Bill Gates gives Barmes Lecture at NIH, Dec. 2.
Entrepreneur and philanthropist Bill Gates delivered the annual David E. Barmes Global Health lecture on Dec. 2. More than 1,000 people lined up to attend the talk, filling 500-seat Masur Auditorium and overflow in Lipsett Amphitheater and FAES conference rooms. Another 4,000 people watched the lecture live via webcast.
Gates, who is co-chair of the Bill and Melinda Gates Foundation and co-founder and chairman of Microsoft Corp., recounted how he entered the global health field. While he and his wife Melinda were deliberating over what causes to support, they came across an article on a diarrheal disease caused by rotavirus that was killing hundreds of thousands of children in developing countries. At the time, the vaccine was only available in wealthy nations. The story inspired them to champion the cause of infant and child health in poorer countries.
Since its launch in 2000, the Bill and Melinda Gates Foundation has contributed more than $28 billion toward research and delivery of vaccines, other global health and development priorities around the world and education initiatives in the United States.
Gates said, “Over time, the cost of making most vaccines will get down to 20 to 25 cents per child treated and yet it can give you lifelong protection.”
One of the Gates Foundation’s first endeavors was investing in the Global Alliance for Vaccines and Immunization (GAVI), a public-private partnership that distributes vaccines to children in the world’s poorest countries. By buying vaccines in bulk from manufacturers, GAVI makes them available at low cost, which so far has benefited more than 400 million disadvantaged children globally.
“Anything that helps vaccines—understanding adjuvants, manufacture, making them at lower cost—those are things that really have a huge effect on global health,” Gates said.
The Gates Foundation is working with GAVI and other partners on several key vaccination initiatives. An urgent priority is the Global Polio Eradication Initiative led by the World Health Organization, which aims to eradicate polio globally by 2018. Gates noted distribution hurdles in Pakistan, Afghanistan and Nigeria, but technology such as satellite maps and GPS tracking are helping aid workers find remote villages in need.
Gates also said most children worldwide receive a pentavalent vaccine, a single shot containing 5 vaccines: diphtheria-tetanus-pertussis, hepatitis B and Haemophilus influenzae type B. GAVI is also expanding coverage of rotavirus and pneumococcus vaccines. During the remainder of this decade, Gates estimated these 2 vaccines will save more than 2.3 million lives.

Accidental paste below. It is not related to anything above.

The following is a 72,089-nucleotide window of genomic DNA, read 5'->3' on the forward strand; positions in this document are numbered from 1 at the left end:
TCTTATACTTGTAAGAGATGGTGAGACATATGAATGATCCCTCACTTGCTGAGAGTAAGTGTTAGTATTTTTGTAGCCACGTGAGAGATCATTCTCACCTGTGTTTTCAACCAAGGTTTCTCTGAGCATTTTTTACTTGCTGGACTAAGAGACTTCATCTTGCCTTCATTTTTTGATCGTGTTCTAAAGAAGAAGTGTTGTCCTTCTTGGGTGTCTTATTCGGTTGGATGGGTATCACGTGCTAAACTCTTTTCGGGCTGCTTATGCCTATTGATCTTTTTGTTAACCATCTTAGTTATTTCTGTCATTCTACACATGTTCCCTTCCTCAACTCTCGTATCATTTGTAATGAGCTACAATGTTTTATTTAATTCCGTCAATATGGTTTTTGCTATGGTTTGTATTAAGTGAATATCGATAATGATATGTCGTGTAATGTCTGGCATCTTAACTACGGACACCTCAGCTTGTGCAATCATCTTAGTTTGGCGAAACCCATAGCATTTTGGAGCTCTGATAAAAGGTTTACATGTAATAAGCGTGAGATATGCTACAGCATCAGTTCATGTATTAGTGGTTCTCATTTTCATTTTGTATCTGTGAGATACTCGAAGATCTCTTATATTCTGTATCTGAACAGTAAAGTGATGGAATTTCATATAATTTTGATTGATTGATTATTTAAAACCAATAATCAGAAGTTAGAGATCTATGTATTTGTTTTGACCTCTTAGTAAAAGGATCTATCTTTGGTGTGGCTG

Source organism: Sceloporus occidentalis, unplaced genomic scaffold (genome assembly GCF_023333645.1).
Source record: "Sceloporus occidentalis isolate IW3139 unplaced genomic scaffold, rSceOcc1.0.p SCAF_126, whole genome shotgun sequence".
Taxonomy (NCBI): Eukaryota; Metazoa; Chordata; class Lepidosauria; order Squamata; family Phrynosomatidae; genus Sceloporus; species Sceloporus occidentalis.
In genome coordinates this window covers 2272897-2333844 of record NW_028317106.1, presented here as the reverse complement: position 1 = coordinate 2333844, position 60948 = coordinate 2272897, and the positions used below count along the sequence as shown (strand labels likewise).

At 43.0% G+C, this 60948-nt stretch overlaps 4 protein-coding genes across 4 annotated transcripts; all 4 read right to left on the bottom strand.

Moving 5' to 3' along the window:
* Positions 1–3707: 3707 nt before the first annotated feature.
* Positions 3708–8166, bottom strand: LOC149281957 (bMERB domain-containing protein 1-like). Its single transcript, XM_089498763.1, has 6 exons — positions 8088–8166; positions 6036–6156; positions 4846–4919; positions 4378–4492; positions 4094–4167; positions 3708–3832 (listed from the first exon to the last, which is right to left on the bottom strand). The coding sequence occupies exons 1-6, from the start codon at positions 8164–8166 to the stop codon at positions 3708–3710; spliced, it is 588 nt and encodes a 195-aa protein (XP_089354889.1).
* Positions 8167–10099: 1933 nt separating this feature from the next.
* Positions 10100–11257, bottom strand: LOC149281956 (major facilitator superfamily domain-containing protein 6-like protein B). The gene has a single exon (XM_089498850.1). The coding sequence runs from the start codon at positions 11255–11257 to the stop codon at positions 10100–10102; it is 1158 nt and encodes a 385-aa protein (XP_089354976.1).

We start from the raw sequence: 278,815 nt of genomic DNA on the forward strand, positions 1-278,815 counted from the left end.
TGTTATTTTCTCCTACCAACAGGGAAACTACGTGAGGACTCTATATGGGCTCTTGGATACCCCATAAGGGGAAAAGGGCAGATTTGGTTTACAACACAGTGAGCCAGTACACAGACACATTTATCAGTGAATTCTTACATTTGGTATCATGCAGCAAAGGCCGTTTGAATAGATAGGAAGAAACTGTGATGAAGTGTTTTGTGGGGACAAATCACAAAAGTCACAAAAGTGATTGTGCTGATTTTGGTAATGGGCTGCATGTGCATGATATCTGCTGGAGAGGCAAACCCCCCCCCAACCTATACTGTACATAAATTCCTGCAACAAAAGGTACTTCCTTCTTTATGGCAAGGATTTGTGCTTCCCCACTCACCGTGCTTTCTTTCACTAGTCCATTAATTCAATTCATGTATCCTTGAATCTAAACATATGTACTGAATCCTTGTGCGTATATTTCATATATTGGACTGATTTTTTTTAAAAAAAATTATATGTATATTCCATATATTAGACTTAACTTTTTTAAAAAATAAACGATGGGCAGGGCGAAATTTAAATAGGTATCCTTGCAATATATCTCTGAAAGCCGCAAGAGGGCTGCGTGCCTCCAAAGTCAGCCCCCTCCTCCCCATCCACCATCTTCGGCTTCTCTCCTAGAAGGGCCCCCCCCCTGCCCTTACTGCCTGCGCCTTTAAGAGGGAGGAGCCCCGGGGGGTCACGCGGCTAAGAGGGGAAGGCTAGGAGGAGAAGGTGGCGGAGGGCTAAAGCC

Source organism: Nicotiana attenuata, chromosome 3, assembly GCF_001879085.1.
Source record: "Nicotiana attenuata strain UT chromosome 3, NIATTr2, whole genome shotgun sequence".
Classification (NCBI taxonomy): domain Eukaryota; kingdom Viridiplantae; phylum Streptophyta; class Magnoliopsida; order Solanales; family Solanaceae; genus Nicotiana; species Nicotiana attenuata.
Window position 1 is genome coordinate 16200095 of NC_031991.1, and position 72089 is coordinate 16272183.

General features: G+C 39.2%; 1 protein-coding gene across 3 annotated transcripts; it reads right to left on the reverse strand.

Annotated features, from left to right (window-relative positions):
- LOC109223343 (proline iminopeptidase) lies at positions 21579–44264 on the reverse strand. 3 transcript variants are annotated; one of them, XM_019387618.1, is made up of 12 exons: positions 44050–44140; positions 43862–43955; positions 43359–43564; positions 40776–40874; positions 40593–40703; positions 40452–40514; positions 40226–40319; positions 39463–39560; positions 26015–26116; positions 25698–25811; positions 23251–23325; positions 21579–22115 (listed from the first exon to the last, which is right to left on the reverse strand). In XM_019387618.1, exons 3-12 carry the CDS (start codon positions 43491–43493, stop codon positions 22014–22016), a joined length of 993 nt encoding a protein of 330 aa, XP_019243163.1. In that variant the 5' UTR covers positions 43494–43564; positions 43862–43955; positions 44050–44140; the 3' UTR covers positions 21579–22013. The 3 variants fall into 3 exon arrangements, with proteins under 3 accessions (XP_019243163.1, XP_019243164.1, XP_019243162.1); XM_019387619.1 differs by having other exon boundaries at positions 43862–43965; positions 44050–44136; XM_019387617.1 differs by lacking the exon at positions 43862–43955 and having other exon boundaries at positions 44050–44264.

“It’s the basic science work that you do that’s made this all possible,” said Gates. He paid homage to decades of NIH research that has enabled such advances in vaccinology and other interventions to promote global health.
Over the past half-century, biomedical innovation has decreased the mortality rate of children younger than 5, from 25 percent down to 5 percent. But with more than 6 million children still dying annually, there’s much more work to be done, he said. “I believe with the right kind of research that all of you are involved in and the right type of delivery activities,” said Gates, “we can get this number down below 3 million in the next 15 years.”
Gates (l) and NIH director Dr. Francis Collins engage in a dialogue on the Masur Auditorium stage during the second half of the annual Barmes Lecture.
Photos: Bill Branson, Ernie Branson
Together, NIH and the Gates Foundation fund more than half of all global health R&D. Gates expressed hope that others will recognize the magnitude of this task and help support the cause.
“Investing in research has huge paybacks,” he said, “paybacks in improving the human condition, paybacks in reducing health costs as you get new tools…Innovation is the solution to make sure medical costs don’t expand.”
There’s been a surprising but positive correlation between vaccinations and population growth. Gates noted as vaccines become more widely available and child health is improving in developing countries, families are choosing to have fewer children. This trend has had a stabilizing social and political impact in these countries, he said, from nutrition to education to employment.
Gates reiterated the need for more research on vaccines, better nutrition and fewer preterm births to help further decrease infant and child mortality. He spoke optimistically about the prospect for an HIV vaccine and of medical and technological advances to come. During Q&A he said, “The promise of the new tools we’ll get over this next decade are pretty phenomenal.”
During his NIH visit, Gates toured a TB lab in Bldg. 33, met with institute directors and spoke to members of the press. Following the lecture, Gates, NIH director Dr. Francis Collins and NIAID director Dr. Anthony Fauci headed to the White House for an event to mark World AIDS Day.